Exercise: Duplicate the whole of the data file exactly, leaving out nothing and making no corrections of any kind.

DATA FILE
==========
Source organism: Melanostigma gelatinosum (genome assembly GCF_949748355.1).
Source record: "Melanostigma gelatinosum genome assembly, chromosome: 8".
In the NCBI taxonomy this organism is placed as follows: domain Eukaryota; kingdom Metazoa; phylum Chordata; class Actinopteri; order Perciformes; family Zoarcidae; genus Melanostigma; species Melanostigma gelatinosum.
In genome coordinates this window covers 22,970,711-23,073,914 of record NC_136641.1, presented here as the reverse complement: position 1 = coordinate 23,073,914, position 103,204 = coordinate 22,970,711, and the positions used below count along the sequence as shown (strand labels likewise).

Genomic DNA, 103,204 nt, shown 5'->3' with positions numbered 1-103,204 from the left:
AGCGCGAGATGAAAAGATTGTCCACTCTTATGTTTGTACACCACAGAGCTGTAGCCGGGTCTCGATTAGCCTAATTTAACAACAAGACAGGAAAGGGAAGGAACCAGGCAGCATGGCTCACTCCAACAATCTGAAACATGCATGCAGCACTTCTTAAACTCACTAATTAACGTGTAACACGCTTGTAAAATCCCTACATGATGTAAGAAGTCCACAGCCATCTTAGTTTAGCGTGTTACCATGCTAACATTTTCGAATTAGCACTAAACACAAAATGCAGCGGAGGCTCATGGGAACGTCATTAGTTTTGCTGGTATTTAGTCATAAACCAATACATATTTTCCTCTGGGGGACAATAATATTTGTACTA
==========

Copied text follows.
Source organism: Melanostigma gelatinosum (genome assembly GCF_949748355.1).
Source record: "Melanostigma gelatinosum genome assembly, chromosome: 8".
In the NCBI taxonomy this organism is placed as follows: domain Eukaryota; kingdom Metazoa; phylum Chordata; class Actinopteri; order Perciformes; family Zoarcidae; genus Melanostigma; species Melanostigma gelatinosum.
In genome coordinates this window covers 22,970,711-23,073,914 of record NC_136641.1, presented here as the reverse complement: position 1 = coordinate 23,073,914, position 103,204 = coordinate 22,970,711, and the positions used below count along the sequence as shown (strand labels likewise).

Genomic DNA, 103,204 nt, shown 5'->3' with positions numbered 1-103,204 from the left:
AGCGCGAGATGAAAAGATTGTCCACTCTTATGTTTGTACACCACAGAGCTGTAGCCGGGTCTCGATTAGCCTAATTTAACAACAAGACAGGAAAGGGAAGGAACCAGGCAGCATGGCTCACTCCAACAATCTGAAACATGCATGCAGCACTTCTTAAACTCACTAATTAACGTGTAACACGCTTGTAAAATCCCTACATGATGTAAGAAGTCCACAGCCATCTTAGTTTAGCGTGTTACCATGCTAACATTTTCGAATTAGCACTAAACACAAAATGCAGCGGAGGCTCATGGGAACGTCATTAGTTTTGCTGGTATTTAGTCATAAACCAATACATATTTTCCTCTGGGGGACAATAATATTTGTACTA